CORRESPONDENTS who expect to receive answers to their letters must, in all cases, sign their names. We have a right to know those who seek information from us; beside, as sometimes happens, we may prefer to address correspondents by mail. SPECIAL NO TE. This column is designed for the general interest and in struction of our readers, not for gratuitous replies to questions of a purely business or personal nature. We will publish such inquiries, however, when paid for as advertisemets at $1*00 a line, under the head of "Business and Personal" $W All reference to back numbers should be by volume and page. M. N. R, of--------It is difficult to designate a book teaching a machinist the " science, reasons, and demonstration of his business.' Such information is scattered in a number of publications. Hand-books and manuals, together with works on natural philosophy, and Byrne's Dictionary of Engineering, or similar later publications, will be useful as aids. J. B. C, Jr., of N. Y., asks for the rules for setting Stephens' cutoff. We never knew this cut-off to be set by measurement; it is done usually by trial, setting the engine on its centers, covering the ports,etc. No instruction (verbal) could give you the knowledge desired; the work belongs to an experienced engineer. J. W. H., of Iowa asks " what is the expansive force of steam when cut off at half stroke, the pressure being eighty lbs per square inch ? " The average pressure is 67*7 lbs., less 10 per cent allowed for at-t enuation of steam. J. B. S., of Ind. We cannot give the actual power of a turbine wheel unless we know its style, size, and the amount etc. of water used. Some builders claim a yield of 90 per cent of the power applied For reply to your other question we refer you to answer to " H Co., of W. Va." on page 204, current volume. J. E. B., of Ind. Portable engines as usually built the best class are as light as they can be, unless the boiler be made of sheet steel and all the connections, shaft, etc., also of steel. It is a fact that the larger the engine the less its proportional weight. We know nothing about the engine you refer to weighing only 16 lbs. topfte h-opso power. T. S. B., of Mo. The oil of tobacco may be removed in a great measure from an old meerschaum pipe by boiling it in melted tallow and wax, say about equal parts of each. T. B., of 111. The less the specific gravity of coal oil is, the more inflamable it is, but we are not aware that any exact relation between the specific gravities of such oils and the temperature at which they will ignite has been established. H. C of Toronto, Ca. The amount of gas obtained from a tun of coals, varies very mucli with the kind of coal used, and the way in which the distillation is performed. It varies from 6,500 cubic feet to 15,000. Boghead cannel is according to Hughes the richest in illuminating gases. To give the average of all the varieties would involve consider -able computation. An allowance of 25 per cent is made by some authorities for losses by leakage, condensation, etc., but we believe that in well managed works this is too large. N. O. H., of Minn. According to De Saussere, freshly burned boxwood charcoal absorbs ammonia 90 parts of its own bulk ; hydrochloric acid 85 parts; Sulphurous acid 65 parts ; Sulphureted hydrogen 55 parts nitrous oxide 40 parts ; carbonic acid 35 parts; olefiant gas 35 parts. Car bonic oxide9-4 parts oxygen 9'2 parts; nitrogen 7*5 parts ; marsh gas 5 parts; hydrogen 1*7 parts. Soluble glass is made by melting together in a Hessian crucible, 8 parts of carbonate of soda, or 10 of carbonate of potash, with 15 of pure quartz sand, and 1 of charcoal. The materials should be perfectly fused, and remain so for some time. They should be poured out before cooling into an iron vessel as otherwise it may be difficult to remove it from the crucible. It dissolves in from 5 to 6 times its weight of boiling water. It is a cheap material for lining cisterns, and is said to serve the purpose very well. W. M., of Conn., asks if we know of any steam engine without " dead points " (single engine referred to), and if constructed, simple in its parts and certain in working, it would be valuable. We have never seen such an engine. We have seen some that claimed to be without dead points (i.e. points where no power was delivered), but never saw either a reciprotating or rotary engine of that character. If you can build such an engine, " simple " and " certain " etc., trot it out. It will pay as a curiosity, if it is otherwise valueless. W. S. T., of 111., superintendent of works employing steam power, says he has tried every advertised means, or substance, to prevent incrustations on his boilers (the water being limy), without avail, un til he used white oak bark, or rather poles of that wood, and since that has had no trouble He advises others using water impregnated with lime to do likewise. "We cannot see the connection. The oak bark contains tannin and quercitric acid, neither of which we understand affects lime, unless this acid may combine with the lime to make a soluble salt. Certainly however, the oak saplings will not injure the boiler, and the remedy is simple and inexpensive enough to warrant a trial. F. W. K., of 111. There are instruments made for the calcu lation of power transmitted by belts. One is the dynamometer of James Emerson, Lowell, Mass., illustrated and described on the first page of No. 1, current Vol. Scientific Amekican, and another Neer's dynamometer, also described aud illustrated on page 296, of Vol. XVIII, same paper, address being Geo. C. Koundey, 254 Broadway, New York city. The steam engine indicator is another method of determining the power transmitted by belts. W. Y., of Mo. Cooley's recipes are considered usually reliable. Your failure is probably due to impure materials. The best cement we know for glassware is that sold as the " Diamond Cement," imported from England. J. J. W., of New Brunswick, says he derives great benefit from surface blow-off pipes for his boilers, which use salt water. He first tried them over the furnace, the hottest part of the boiler, but had much better success when he removed them to a cooler part of the boiler, having noticed the scum on the surface of water in a boiling pot to flow away from the point of ebullition. His pipes are plugged at the ends and pierced with small holes, the inner ends of the pipes being the highest. The plan is a good one, but if the pipe is jointed just inside the shell of the boiler and provided with a float to keep it always at the surface of the water the result is still more satisfactory. The blowing ofl should be attended to at least once a day. C. C. L.,of Ohio, sends us a sketch of a portion of the common hot water boiler usually placed in dwellings in connection with ranges and furnaces. He does not understand the necessity of the supplementary pipe connecting the hot water draw-off pipe above the boiler and the cold water delivery pipe at the bottom. It is evident that when the boiler is full, the cold water supply pipe which descends through the top of the boiler to within a few inches of the bottom will supply no more water until some of that in the boiler is drawn off, and, of course, circulation inside the boiler ceases. To keep up this circulation under these circumstances it is necessary to connect the hot water pipe with the Bcold water pipe that passes the water through the fire or heater. Of course, this cir-lationis, in a degree, an element of safety. Every boiler, however, should be provided with a safety valve, loaded simply to the pressure Tnecessary to raise the water the required hight within the limits of the boiler's resisting strength. A. E. W., of 111. We are sorry to say that there are not, to our knowledge, any published data on the resilience of springs. There is no reason why experiments could not be made and the results arranged in tabular form. It would be not only of very great general value, but would bring money and fame to the experimenter. C. A. L. of Tenn. Rock or swamp maple is a better step for a turbine than either lignumvitae or elm. It will sustain the weight of any turbine built. Cast iron is worthless for the purpose. Don't try it. I. N. S., Jr., of N. Y. We have once or twice given the process of blueing gun barrels and also pieces of steel. It is simply heating the piece to be blued in powdered charcoal over a fire until the requisite color is obtained. It will not injure the gun barrel if carefully performed. P. M., of Pa. A lath or shingle saw, properly fitted up, may travel at a speed that gives a velocity to its edg-e of 11,000 or even 12,000 ft. per minute. See answer to " H. Co., of W. Va.," on page 204 current volume for calculation of number of revolutions required. The rule is ; di. vide the circumference in feet by the speed desired 9,000,10,000, or even 12,000 feet and the quotion is the number of revolutions. J. P. J., of Mass. Alabaster is a delicate translucent form of .gypsum and easily contracts dirt and becomes soiled unless kept carefully under glass. When soiled it should be immersed in clear water four or five days, then in water containing a small amount of lime for about the same time, then rinsed in clear water and dried in the air. Wooden vessels should not be used as they may stain the work. If the work is jointed and the joints separate they may be re-united with plaster of Paris.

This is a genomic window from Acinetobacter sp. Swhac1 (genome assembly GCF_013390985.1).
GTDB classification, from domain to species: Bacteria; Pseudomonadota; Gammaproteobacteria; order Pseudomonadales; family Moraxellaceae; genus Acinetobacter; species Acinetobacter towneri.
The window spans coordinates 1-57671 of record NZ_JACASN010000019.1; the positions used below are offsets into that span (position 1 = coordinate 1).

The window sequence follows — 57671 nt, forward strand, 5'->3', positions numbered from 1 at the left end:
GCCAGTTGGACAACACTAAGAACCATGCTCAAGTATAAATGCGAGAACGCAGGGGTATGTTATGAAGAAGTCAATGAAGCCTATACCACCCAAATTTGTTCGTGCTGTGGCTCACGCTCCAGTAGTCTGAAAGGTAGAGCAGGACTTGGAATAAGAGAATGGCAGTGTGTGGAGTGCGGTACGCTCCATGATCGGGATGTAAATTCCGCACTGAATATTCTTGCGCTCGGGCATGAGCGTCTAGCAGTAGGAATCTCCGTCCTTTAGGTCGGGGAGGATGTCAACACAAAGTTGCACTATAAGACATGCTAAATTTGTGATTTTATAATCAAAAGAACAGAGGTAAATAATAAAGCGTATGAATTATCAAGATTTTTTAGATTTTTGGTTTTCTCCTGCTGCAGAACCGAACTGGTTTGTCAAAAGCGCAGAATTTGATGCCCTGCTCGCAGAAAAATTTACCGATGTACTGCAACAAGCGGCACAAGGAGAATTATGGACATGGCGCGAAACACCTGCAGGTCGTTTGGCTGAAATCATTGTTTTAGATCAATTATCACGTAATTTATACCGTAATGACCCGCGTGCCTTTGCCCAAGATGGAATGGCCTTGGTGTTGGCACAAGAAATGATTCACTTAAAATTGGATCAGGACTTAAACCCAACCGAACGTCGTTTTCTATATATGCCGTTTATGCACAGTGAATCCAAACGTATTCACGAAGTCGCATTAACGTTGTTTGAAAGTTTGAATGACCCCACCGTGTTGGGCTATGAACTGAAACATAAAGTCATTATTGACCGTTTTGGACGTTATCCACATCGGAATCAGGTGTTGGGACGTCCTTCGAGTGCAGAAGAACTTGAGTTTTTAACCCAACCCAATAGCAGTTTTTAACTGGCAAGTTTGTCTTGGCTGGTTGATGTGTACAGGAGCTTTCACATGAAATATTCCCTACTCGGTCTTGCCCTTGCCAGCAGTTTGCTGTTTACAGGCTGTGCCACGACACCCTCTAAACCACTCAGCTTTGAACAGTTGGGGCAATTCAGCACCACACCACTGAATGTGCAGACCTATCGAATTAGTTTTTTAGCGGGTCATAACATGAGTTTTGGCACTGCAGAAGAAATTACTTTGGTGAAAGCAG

This article was originally published with the title "Correspondence"